Of the 6,090 Olympic medals awarded to athletes between 2000 and 2018, 133 were subsequently stripped from their recipients by the International Olympic Committee (IOC) – primarily due to doping. Each Olympic cycle results in reversal of awarded medals, so it is likely that the Tokyo Olympics will experience the same issues.
This raises an interesting question: Are certain countries’ athletes more prone to rule violations that result in their Olympic medals being invalidated?
Apart from looking at historic medal statistics, one possible predictive measure is to compare the Corruption Perception Index (CPI). The prediction being that countries with low CPI scores, which indicates a higher perceived corruption, are more likely to have had stripped Olympic medals. The assumption being that a country’s athletes’ acceptance of corruption is, to some extent, a reflection of the nation the athlete represents.
The CPI by Transparency International “ranks 180 countries and territories by their perceived levels of public sector corruption according to experts and businesspeople. [It] uses a scale of 0 to 100, where zero is highly corrupt and 100 is very clean.”
To analyze whether the correlation exists, several parameters were set, including:
- Only the top 50 countries by medals won were included in the analysis.
- Though the CPI is released yearly, the 2018 version is used as it coincides with the most recent edition of the Olympic Games.
- Data from 2000 through 2018 was included in the analysis.
- The analysis was performed using percentage of medals stripped rather than total medals stripped to ensure the countries that win more medals were portrayed fairly.
The data indicates a strong correlation between the number of stripped medals and a low CPI score; however, a number of countries with low CPI scores had no medals rescinded. When further analyzing this information by region, European countries have a very strong correlation between stripped Olympic medals and the CPI Index. Former Warsaw Pact countries such as Russia, Ukraine, Kazakhstan, and Belarus had a high percentage of medals stripped as well as a low CPI rating. Meanwhile, Scandinavian countries such as Denmark and Finland that are consistently ranked among the least corrupt countries in the world by the CPI have never had a medal stripped from them. The same holds true in Western European countries such as the United Kingdom and France with no medals stripped and high CPI ratings.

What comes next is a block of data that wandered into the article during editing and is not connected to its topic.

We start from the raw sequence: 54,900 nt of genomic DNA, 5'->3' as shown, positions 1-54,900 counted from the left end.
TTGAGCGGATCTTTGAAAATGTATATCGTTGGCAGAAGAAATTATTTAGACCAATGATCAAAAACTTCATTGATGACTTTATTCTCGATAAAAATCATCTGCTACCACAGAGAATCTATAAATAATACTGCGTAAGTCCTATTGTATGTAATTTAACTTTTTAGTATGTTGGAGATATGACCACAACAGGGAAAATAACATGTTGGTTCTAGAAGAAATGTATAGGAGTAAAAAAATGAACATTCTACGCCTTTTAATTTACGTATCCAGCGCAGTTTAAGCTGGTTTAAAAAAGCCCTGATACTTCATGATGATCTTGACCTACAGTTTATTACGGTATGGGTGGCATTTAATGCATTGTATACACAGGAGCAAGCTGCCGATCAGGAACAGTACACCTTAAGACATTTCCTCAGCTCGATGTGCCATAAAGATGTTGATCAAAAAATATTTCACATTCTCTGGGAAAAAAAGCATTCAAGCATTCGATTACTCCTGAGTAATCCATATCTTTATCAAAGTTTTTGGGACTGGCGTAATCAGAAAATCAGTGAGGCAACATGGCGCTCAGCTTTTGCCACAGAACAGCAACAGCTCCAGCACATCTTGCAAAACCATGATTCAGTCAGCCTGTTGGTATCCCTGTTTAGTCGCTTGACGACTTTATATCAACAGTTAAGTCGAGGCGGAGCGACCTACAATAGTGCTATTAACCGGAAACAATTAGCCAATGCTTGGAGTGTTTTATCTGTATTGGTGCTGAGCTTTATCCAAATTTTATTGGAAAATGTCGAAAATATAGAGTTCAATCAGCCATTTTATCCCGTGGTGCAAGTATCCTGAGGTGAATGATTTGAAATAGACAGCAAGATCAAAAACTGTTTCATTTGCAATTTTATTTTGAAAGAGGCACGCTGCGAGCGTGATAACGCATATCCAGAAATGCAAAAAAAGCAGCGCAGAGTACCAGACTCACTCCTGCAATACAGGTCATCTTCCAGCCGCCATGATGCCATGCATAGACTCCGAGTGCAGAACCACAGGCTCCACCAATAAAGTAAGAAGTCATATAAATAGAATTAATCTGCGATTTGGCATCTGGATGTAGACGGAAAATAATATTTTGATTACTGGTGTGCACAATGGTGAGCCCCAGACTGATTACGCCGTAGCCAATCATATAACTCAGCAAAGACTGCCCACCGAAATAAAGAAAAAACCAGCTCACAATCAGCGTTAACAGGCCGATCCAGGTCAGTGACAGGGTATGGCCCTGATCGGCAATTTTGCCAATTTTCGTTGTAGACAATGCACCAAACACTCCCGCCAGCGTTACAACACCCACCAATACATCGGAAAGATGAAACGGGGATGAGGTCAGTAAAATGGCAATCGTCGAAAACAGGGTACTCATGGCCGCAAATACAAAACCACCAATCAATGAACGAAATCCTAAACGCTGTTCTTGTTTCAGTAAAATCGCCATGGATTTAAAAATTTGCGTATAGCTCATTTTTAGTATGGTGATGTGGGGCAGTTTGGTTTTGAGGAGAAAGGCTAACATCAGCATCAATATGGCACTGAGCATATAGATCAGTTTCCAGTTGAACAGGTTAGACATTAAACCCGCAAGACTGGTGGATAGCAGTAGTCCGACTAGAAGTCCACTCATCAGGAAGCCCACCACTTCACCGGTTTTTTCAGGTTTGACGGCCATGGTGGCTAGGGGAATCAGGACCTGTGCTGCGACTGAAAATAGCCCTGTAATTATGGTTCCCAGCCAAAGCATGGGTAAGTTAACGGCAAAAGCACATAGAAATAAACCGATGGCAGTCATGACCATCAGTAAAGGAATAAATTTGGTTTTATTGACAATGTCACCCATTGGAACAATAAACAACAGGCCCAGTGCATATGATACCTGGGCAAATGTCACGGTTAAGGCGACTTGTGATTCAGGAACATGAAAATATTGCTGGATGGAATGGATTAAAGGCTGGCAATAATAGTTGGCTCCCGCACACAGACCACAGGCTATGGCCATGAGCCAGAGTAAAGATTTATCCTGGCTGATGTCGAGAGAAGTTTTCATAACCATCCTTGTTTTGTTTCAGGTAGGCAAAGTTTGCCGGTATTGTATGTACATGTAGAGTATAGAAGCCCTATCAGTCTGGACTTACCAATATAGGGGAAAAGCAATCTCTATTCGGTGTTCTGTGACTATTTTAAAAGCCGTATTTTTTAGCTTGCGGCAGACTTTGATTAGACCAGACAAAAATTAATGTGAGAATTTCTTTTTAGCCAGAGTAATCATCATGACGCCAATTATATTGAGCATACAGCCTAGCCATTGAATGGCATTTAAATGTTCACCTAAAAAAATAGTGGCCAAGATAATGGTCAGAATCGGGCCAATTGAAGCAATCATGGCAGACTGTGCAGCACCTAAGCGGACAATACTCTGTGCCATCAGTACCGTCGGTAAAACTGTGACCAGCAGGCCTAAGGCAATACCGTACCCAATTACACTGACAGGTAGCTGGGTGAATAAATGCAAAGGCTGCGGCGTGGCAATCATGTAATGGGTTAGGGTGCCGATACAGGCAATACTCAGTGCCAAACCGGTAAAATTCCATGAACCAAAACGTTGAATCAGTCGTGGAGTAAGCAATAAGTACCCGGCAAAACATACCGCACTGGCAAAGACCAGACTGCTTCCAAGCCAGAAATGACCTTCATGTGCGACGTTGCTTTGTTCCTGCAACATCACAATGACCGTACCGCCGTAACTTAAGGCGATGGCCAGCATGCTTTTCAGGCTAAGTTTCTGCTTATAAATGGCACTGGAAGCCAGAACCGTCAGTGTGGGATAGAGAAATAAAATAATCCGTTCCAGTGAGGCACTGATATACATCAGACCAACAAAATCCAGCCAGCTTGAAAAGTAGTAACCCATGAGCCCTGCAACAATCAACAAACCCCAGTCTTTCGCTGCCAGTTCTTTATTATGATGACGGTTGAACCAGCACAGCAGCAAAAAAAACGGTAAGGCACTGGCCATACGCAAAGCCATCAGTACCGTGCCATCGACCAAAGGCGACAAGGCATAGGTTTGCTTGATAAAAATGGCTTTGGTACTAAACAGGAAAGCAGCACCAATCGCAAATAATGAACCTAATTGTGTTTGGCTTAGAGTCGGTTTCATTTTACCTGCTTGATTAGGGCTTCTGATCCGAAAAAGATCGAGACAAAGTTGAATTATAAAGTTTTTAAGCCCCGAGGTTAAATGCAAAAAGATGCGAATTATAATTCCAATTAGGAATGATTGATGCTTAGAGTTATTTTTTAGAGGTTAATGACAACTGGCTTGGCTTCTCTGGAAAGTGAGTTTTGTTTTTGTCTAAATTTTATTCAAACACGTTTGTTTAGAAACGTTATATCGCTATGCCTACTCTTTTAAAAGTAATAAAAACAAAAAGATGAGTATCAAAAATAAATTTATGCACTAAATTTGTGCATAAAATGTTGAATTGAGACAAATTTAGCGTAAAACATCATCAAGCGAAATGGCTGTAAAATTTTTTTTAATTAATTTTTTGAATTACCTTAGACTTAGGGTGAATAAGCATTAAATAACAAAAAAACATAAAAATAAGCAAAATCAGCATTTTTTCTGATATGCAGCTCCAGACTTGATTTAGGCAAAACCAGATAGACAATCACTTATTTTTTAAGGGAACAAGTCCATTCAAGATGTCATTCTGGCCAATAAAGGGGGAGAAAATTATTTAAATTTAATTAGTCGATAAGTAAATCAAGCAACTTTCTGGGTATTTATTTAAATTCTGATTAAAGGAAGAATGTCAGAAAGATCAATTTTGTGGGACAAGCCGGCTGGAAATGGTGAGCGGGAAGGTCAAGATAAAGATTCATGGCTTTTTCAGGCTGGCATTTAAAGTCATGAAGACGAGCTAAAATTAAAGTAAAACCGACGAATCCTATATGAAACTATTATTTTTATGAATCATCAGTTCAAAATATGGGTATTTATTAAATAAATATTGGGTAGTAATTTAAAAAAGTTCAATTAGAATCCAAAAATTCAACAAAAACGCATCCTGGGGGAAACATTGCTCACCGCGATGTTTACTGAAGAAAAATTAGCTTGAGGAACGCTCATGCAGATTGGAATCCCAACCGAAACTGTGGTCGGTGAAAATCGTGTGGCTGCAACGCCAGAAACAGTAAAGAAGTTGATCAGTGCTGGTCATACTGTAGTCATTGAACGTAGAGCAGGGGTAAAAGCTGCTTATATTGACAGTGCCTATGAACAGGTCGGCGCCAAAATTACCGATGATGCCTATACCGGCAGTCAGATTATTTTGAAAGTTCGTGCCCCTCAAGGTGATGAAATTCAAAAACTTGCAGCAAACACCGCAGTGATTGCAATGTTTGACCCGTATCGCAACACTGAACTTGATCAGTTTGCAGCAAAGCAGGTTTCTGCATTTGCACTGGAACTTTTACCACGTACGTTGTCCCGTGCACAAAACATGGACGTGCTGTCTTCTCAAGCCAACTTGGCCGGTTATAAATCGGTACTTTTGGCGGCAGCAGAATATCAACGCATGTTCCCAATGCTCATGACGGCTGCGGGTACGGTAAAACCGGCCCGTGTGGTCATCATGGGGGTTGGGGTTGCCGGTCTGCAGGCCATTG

In contrast, outside of Europe the CPI fails as an indicator of stripped medals. For example, countries such as Iran, Brazil, and Mexico with relatively low CPI scores in the 20’s and 30’s that indicate high corruption did not have any medals stripped.
It would be easy to attempt to explain this with the contrast in doping in Summer Olympics versus Winter Olympics or that some nations win medals in sports where doping is not necessary or beneficial for performance. However, this does not appear to be the case when scrutinizing the outliers. For example, Iran has had no medals stripped despite having a low CPI score. One would assume that is due to the sports they medal in not being riddled with doping. However, most of their medals have in fact come in wrestling and weightlifting, both hotspots for doping.
It is worth noting that the highest scoring nations in CPI (least corrupt) show a very strong correlation with medals stripped. The countries that grade favorably in the Corruption Perception Index have had very few medals stripped since 2000. Remarkably, of the top 50 countries in medals won, none of the nations in the top 25 of CPI have had more than 5% of their medals stripped since 2000.
Moving forward, this topic can be further explored by matching the medals stripped by year to the CPI score of the nation for that specific year. For this article, the 2018 CPI score was used for the sake of decipherability. Readers are encouraged to have a look at the data below to see what conclusions they may draw themselves.